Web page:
The term asado (from asar, to roast) originally referred specifically to a particular cut of beef, the brisket, meant to be slowly grilled or roasted, but now is applied to any barbecued meat. Since barbecues are an integral part of life in Argentina, it’s good to know your way around the vocabulary of beef-eating, especially as beef in Argentina isn’t cut in the same way as in the rest of the world – cuts are sliced through bone and muscle rather than across them.
Argentines like their meat well done (cocido), and indeed, some cuts are better cooked through. If you prefer your meat medium, ask for a punto, and for rare – which really requires some insistence – jugoso. Before you get to the steaks, you’ll be offered achuras, or offal, and different types of sausage. Chorizos are excellent beef sausages, while morcilla, blood sausage, is an acquired taste. Sometimes provoletta, sliced provolone cheese, grilled on the barbecue till crispy on the edges, will be on the menu. Otherwise, it’s beef all the way.
After these “appetizers” – which you can always skip, since Argentine parrillas are much more meat-generous than their Brazilian counterparts – you move on to the asado cut, followed by the tira de asado (ribs; also called costillar or asado a secas). There’s not much meat on them, but they explode with a meaty taste. Next is the muscly but delicious vacío (flank). But save some room for the prime cuts: bife ancho is entrecôte; bife angosto or lomito is the sirloin (referred to as medallones when cut into slices); cuadril is a lump of rumpsteak, often preferred by home barbecue masters; lomo, one of the luxury cuts and often kept in reserve, is fillet steak; bife de chorizo (not to be confused with chorizo sausage) is what the French call a pavé, a slab of meat, cut from either the sirloin or entrecôte. The entraña, a sinewy cut from inside the beast, is a love-it-or-hate-it cut; aficionados claim it’s the main delicacy. Rarely barbecued, the peceto (eye round steak) is a tender lump of flesh, often braised (estufado) and served on top of pasta, roasted with potatoes (peceto al horno con papas) or sliced cold for vittel tonne – a classic Argentine starter made with tuna and mayonnaise.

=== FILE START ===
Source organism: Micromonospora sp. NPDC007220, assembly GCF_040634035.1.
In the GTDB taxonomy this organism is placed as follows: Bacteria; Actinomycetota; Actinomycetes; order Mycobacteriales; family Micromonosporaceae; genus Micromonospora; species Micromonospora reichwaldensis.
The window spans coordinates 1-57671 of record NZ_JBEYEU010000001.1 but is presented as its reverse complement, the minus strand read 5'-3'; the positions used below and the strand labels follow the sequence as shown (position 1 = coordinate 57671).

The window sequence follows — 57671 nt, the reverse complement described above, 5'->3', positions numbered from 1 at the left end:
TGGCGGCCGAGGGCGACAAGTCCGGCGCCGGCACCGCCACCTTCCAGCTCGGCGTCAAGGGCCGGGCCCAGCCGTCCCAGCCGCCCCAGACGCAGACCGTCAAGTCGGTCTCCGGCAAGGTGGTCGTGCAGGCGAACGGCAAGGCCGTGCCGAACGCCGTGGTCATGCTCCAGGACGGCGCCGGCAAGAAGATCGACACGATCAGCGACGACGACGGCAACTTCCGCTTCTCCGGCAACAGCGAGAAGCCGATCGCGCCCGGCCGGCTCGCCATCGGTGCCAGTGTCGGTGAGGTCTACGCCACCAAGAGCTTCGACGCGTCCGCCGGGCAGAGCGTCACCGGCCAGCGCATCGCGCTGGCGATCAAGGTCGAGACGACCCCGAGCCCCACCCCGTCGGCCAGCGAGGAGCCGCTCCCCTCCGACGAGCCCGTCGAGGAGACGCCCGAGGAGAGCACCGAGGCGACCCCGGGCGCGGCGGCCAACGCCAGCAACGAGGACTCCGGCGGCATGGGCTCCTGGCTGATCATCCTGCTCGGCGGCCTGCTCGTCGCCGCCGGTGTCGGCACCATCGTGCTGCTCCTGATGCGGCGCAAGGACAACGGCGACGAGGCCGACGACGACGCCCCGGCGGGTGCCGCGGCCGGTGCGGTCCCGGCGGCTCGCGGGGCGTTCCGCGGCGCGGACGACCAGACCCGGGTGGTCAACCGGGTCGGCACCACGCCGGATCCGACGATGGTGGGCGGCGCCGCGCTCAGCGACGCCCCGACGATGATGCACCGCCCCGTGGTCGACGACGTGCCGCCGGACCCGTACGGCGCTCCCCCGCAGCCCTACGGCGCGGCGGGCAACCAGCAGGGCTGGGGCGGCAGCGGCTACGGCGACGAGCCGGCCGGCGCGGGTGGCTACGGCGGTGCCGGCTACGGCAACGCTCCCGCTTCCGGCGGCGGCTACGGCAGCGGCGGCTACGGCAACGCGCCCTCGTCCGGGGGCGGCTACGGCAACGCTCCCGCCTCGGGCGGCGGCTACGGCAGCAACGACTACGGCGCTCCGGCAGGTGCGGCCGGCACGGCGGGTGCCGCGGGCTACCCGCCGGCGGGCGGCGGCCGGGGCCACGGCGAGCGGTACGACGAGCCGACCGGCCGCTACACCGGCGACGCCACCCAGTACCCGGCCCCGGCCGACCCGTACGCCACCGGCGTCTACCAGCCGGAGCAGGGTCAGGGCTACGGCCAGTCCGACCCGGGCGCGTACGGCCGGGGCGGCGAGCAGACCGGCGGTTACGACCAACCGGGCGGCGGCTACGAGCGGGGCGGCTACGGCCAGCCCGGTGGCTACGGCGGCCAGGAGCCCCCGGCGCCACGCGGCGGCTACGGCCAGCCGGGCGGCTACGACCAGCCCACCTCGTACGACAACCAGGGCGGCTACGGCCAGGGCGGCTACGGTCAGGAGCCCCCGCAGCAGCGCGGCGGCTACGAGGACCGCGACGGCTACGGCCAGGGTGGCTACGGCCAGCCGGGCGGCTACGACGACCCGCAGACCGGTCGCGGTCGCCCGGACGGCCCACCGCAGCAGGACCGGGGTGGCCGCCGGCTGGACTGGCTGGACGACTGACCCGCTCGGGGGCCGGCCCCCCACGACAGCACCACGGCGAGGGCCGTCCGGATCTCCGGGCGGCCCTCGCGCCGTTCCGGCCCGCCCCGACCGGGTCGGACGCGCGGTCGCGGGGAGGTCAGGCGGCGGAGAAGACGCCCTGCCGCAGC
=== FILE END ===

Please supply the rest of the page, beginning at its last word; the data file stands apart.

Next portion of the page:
Mustard (mostaza) may be available, but the lightly salted meat is usually best served with nothing on it but the traditional condiments of chimichurri – olive oil shaken in a bottle with salt, garlic, chilli pepper, vinegar and bay leaf – and salsa criolla, similar but with onion and tomato as well; everyone jealously guards their secret formulas for both these “magic” dressings.